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Journal of Soils and Sediments

, Volume 17, Issue 4, pp 901–916 | Cite as

The fate of organic matter brought into soil by olive mill wastewater application at different seasons

  • Nisreen Tamimi
  • Gabriele E. Schaumann
  • Dörte Diehl
Soils, Sec 1 • Soil Organic Matter Dynamics and Nutrient Cycling • Research Article

Abstract

Purpose

Application of olive mill wastewater (OMW) to soil may cause positive or negative effects. The present study aims at a better understanding of the fate of organic matter brought into soil by OMW application under different environmental conditions.

Materials and methods

Single OMW application to soil was conducted in spring, dry summer, summer with irrigation, and in winter. Two days and 18–24 months after the application, soil samples from two depths were analyzed for thermal soil organic matter (SOM) properties, total organic carbon, water-extractable dissolved soil organic carbon, and its specific ultraviolet absorbance at 254 nm.

Results and discussion

After winter and irrigated summer treatments, OMW was largely leached from the upper horizon within 2 days. Application in spring and summer dry initially increased the thermolabile fraction and the calorific value of SOM, however, in a different degree due to different transport, transformation, and immobilization mechanisms. At the long term, SOM content was still elevated after summer dry treatment. The reduction of the thermostable fraction in spring treatment indicates a priming effect of the labile OMW constituents.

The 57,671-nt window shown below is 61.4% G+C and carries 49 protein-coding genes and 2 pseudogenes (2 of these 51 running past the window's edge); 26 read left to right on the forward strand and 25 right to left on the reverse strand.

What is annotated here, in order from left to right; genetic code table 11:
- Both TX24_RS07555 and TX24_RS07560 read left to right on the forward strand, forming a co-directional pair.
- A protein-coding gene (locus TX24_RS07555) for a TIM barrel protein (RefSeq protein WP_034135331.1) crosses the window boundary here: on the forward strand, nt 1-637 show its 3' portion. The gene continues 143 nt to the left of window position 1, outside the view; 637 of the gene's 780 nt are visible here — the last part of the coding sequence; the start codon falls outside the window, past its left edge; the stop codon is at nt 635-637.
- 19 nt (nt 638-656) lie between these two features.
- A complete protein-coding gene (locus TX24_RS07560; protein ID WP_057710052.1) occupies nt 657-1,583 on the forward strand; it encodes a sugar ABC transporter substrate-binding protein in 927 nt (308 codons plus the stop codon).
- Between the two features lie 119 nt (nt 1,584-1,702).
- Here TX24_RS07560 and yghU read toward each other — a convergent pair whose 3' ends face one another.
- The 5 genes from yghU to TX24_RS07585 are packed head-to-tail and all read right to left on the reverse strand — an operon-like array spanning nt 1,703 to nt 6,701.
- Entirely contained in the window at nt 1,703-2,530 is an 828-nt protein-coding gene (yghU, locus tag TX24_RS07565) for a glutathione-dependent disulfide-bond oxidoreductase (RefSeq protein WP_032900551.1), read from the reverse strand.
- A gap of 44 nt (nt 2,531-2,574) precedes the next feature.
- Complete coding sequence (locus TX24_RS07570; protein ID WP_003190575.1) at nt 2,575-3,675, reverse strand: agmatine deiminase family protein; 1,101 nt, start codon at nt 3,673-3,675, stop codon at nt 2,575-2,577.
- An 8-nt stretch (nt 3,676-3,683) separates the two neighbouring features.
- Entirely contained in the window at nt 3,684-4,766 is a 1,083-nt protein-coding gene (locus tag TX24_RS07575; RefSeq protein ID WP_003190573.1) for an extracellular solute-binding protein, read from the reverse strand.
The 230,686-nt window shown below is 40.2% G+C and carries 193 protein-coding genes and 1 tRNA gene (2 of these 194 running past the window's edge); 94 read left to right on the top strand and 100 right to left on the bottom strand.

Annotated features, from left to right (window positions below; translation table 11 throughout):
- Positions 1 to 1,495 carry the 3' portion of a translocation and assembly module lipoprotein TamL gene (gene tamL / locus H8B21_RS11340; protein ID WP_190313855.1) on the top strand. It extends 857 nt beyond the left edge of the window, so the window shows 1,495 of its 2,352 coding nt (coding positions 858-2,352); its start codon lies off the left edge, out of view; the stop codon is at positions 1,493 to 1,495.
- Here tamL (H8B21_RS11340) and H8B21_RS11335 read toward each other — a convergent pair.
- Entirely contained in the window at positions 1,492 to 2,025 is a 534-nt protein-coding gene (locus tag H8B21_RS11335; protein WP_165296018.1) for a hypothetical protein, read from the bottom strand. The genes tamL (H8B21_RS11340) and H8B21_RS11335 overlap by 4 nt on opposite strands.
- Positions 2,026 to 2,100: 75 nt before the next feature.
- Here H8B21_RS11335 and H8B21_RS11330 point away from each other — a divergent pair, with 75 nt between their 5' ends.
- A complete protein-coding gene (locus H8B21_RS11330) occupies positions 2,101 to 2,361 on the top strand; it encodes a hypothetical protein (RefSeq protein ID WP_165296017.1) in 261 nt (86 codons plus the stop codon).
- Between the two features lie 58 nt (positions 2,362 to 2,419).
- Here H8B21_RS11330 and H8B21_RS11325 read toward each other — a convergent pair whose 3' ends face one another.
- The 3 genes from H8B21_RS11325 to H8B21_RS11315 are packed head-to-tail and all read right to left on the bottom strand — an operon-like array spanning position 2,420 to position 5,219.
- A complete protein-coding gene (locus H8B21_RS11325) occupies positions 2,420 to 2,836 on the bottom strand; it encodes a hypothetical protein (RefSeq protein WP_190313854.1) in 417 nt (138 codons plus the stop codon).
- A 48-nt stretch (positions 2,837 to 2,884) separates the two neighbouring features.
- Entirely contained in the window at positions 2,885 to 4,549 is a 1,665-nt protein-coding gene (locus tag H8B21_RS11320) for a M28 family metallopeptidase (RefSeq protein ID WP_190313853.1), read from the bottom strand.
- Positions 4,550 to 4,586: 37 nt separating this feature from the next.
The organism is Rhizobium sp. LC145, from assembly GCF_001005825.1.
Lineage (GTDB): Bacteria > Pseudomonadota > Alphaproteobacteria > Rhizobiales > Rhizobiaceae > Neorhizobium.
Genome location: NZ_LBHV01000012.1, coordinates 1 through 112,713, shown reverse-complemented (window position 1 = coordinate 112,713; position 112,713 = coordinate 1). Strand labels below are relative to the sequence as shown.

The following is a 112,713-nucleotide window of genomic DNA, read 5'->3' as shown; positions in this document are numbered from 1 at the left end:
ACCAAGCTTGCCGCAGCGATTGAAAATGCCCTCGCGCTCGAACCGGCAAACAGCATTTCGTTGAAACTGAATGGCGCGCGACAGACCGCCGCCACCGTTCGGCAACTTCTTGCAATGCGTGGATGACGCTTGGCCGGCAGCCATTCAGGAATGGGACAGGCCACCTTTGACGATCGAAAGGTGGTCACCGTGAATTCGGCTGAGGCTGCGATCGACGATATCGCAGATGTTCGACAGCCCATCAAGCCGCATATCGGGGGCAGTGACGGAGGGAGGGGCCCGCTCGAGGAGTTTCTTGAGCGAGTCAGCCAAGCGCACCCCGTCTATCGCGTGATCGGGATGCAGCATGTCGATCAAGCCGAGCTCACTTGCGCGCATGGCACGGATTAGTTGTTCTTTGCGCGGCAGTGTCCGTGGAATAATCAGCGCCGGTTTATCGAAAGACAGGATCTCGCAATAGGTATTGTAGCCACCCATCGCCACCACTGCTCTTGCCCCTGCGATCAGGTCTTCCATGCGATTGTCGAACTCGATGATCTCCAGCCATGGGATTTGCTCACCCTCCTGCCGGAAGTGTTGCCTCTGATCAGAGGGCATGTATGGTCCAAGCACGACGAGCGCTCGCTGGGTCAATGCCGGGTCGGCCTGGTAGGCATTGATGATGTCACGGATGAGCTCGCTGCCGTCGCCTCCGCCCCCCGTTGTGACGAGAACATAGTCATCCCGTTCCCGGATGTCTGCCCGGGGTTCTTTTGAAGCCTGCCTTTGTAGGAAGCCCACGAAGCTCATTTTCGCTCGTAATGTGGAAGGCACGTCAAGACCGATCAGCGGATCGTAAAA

Conclusions

Application in winter or with irrigation cannot be recommended for the investigated site. Under hot and dry conditions, SOM content increased most persistently due to stronger mineral-organic interactions. Favorable conditions for biodegradation during OMW application in spring reduced the effects on SOM quantity in the long term. However, a possible priming effect and the persistence of changes in thermal properties need to be further investigated for repeated applications.

Keywords

Differential scanning calorimetry Olive mill wastewater Soil organic carbon Soil organic matter Thermal stability Thermogravimetry 

Notes

Acknowledgments

The authors acknowledge that this research was conducted within the trilateral project “OLIVEOIL SCHA849/13” funded by German Research Foundation Deutsche Forschungsgemeinschaft (DFG).

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Copyright information

© Springer-Verlag Berlin Heidelberg 2016

Authors and Affiliations

  1. 1.Institute for Environmental Sciences, Group of Environmental and Soil ChemistryUniversität Koblenz-LandauLandauGermany

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